A mother-of-two who is battling against multiple sclerosis says she is being helped by 36 bee stings a week.
Paula Cooke is stung by about 12 bees three days a week
Paula Cooke, 40, of Terrington St Clement, Norfolk, has had MS for 15 years and has no feeling from her waist to her toes.
About three months ago she started a course of bee venom therapy and she believes it has been a success.
But the MS Society has warned people that they must consult a doctor before considering this "unproven" therapy.
Ms Cooke told BBC News that she now wants other people to know about this form of treatment for her condition.
"I want people to have their own opportunity to decide whether to try this treatment for themselves," she said.
'Regained use of toes'
"The bee stings have brought about tiny improvements from absolutely nothing. It is amazing."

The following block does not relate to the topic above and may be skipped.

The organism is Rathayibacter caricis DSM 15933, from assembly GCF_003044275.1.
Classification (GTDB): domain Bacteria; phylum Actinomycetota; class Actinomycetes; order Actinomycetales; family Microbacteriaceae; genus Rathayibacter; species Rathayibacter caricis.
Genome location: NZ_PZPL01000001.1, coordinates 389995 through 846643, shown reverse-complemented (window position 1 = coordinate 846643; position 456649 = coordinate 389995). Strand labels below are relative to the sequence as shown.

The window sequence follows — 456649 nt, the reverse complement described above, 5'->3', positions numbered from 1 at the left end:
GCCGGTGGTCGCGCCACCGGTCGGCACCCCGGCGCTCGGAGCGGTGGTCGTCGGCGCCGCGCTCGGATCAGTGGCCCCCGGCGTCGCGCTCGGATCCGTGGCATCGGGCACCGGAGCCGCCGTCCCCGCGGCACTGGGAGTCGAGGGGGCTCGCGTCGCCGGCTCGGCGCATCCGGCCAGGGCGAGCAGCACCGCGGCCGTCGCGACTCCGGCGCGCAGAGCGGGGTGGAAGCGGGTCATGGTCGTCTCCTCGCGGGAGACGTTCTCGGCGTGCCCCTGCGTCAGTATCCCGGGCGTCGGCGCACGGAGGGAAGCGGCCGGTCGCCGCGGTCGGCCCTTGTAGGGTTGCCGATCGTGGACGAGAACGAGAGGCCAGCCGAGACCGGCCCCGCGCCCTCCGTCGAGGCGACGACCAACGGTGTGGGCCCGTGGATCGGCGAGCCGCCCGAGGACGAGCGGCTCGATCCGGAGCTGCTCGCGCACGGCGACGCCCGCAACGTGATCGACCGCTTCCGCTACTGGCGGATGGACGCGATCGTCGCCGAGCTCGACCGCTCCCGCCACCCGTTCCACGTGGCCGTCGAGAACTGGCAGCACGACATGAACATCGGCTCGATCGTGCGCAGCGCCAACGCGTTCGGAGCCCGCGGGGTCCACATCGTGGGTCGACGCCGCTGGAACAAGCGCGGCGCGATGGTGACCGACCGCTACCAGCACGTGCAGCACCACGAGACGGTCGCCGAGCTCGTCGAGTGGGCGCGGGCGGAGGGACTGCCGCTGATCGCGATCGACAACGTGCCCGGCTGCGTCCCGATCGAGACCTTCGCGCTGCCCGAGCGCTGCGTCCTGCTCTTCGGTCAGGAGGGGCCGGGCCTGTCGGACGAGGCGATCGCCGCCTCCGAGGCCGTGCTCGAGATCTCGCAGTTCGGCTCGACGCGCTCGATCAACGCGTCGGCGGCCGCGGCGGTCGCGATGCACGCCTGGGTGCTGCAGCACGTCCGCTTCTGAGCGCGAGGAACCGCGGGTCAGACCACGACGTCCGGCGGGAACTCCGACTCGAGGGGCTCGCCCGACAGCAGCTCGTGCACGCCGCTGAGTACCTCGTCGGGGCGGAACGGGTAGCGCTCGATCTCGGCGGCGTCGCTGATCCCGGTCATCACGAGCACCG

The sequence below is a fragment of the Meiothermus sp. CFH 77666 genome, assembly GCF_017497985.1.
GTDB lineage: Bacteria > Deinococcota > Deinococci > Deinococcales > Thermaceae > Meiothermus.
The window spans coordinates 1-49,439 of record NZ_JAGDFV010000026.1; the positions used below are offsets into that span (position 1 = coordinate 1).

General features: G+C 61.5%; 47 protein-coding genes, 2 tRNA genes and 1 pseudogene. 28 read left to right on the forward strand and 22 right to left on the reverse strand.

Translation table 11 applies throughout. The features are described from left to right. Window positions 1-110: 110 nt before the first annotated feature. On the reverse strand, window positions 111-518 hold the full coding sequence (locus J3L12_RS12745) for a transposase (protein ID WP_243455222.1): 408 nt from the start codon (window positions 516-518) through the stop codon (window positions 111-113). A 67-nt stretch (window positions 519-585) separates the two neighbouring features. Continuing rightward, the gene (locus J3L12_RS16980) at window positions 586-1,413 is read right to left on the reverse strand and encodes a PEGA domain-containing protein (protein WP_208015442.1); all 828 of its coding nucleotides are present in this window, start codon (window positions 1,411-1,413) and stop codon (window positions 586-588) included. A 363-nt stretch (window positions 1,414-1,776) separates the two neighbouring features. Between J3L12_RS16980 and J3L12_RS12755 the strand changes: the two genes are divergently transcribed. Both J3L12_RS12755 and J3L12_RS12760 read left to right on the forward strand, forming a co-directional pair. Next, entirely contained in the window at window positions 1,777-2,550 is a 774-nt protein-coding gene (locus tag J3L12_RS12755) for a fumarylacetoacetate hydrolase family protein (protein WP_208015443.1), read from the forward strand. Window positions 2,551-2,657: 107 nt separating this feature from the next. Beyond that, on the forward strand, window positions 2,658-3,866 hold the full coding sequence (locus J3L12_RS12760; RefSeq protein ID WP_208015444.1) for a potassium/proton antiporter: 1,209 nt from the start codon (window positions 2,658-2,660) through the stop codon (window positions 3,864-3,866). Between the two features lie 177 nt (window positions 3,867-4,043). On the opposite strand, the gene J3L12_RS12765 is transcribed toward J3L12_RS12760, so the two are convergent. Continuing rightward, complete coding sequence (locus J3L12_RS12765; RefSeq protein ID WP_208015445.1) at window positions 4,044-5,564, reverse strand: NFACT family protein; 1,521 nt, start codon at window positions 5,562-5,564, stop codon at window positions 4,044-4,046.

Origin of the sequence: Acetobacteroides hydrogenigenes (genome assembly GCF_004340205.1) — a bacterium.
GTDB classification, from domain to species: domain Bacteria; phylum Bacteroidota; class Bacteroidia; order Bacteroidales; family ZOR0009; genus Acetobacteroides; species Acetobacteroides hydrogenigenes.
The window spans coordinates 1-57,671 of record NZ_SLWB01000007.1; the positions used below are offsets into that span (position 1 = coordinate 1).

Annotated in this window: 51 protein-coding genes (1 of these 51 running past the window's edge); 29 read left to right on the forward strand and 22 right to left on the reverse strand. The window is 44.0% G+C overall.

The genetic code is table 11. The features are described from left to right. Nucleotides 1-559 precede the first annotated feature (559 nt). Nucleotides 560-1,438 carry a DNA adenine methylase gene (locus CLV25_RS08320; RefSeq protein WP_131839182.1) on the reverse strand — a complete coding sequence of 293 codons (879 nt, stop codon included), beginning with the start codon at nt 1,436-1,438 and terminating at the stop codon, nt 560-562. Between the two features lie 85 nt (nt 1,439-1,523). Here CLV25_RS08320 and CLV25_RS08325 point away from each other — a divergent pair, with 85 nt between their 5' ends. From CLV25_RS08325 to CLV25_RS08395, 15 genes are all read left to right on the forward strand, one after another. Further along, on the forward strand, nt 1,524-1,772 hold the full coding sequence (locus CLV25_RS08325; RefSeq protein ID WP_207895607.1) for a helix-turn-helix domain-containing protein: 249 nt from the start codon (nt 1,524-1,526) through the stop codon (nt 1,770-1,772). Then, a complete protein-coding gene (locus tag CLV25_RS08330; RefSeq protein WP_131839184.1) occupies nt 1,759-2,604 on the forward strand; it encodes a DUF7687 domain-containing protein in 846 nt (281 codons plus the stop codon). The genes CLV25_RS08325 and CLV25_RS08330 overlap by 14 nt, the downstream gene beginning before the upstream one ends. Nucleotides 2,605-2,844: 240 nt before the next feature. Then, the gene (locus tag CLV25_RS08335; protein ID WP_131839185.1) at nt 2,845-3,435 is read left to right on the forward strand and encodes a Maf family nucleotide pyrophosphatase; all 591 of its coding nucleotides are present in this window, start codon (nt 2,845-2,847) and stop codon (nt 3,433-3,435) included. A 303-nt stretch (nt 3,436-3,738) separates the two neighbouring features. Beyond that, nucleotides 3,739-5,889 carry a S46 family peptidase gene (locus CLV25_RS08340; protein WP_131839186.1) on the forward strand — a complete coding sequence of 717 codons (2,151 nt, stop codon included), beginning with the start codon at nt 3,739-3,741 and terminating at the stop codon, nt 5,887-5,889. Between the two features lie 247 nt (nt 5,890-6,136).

Ms Cooke, who has two children - Danielle, 12, and Kaysie, 19 - recently found she could move some of the toes on her feet.
Her mother Jillian Fisher said the treatment involves 12 stings at a time each Monday, Wednesday and Friday.
She said that at first they got bees sent from London, but now they have found a local beekeeper Michael Melton.
'No clinical evidence'
"When we first started using this bee therapy we were told it would not produce any effects for three months, but in the first couple of weeks she regained use of some of her toes," she said.
A spokesman for the MS Society said: "There is no clinical evidence to support this, though there are some anecdotal reports about various therapies.
"Anybody who is contemplating this should consult their neurologist or GP first."
Doctors have concerns because some people are allergic to bee stings.
The spokesman added that MS is a variable condition with some patients showing differing symptoms at different times.
Bee venom therapy has been used for treating arthritis.
It is thought that the shock of the sting cranks up adrenal glands to produce the natural painkiller cortisol.